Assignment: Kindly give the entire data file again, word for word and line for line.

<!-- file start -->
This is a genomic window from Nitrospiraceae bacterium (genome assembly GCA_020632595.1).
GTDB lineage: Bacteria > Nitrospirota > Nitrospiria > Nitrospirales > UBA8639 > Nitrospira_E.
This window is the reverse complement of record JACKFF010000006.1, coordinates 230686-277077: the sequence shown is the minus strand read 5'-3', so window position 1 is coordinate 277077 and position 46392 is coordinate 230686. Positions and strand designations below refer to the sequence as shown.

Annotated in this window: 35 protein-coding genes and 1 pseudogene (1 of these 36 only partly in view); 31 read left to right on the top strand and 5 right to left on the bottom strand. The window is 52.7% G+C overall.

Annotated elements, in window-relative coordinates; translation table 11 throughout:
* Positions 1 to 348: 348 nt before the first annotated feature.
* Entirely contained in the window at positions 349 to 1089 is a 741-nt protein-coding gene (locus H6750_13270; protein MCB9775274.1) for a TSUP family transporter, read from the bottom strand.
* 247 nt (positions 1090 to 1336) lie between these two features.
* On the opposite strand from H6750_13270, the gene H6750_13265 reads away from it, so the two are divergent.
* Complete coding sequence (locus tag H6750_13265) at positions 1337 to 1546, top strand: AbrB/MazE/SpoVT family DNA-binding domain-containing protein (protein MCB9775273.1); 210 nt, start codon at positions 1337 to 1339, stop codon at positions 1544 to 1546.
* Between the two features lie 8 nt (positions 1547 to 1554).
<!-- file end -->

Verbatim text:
This is a genomic window from Nitrospiraceae bacterium (genome assembly GCA_020632595.1).
GTDB lineage: Bacteria > Nitrospirota > Nitrospiria > Nitrospirales > UBA8639 > Nitrospira_E.
This window is the reverse complement of record JACKFF010000006.1, coordinates 230686-277077: the sequence shown is the minus strand read 5'-3', so window position 1 is coordinate 277077 and position 46392 is coordinate 230686. Positions and strand designations below refer to the sequence as shown.

Annotated in this window: 35 protein-coding genes and 1 pseudogene (1 of these 36 only partly in view); 31 read left to right on the top strand and 5 right to left on the bottom strand. The window is 52.7% G+C overall.

Annotated elements, in window-relative coordinates; translation table 11 throughout:
* Positions 1 to 348: 348 nt before the first annotated feature.
* Entirely contained in the window at positions 349 to 1089 is a 741-nt protein-coding gene (locus H6750_13270; protein MCB9775274.1) for a TSUP family transporter, read from the bottom strand.
* 247 nt (positions 1090 to 1336) lie between these two features.
* On the opposite strand from H6750_13270, the gene H6750_13265 reads away from it, so the two are divergent.
* Complete coding sequence (locus tag H6750_13265) at positions 1337 to 1546, top strand: AbrB/MazE/SpoVT family DNA-binding domain-containing protein (protein MCB9775273.1); 210 nt, start codon at positions 1337 to 1339, stop codon at positions 1544 to 1546.
* Between the two features lie 8 nt (positions 1547 to 1554).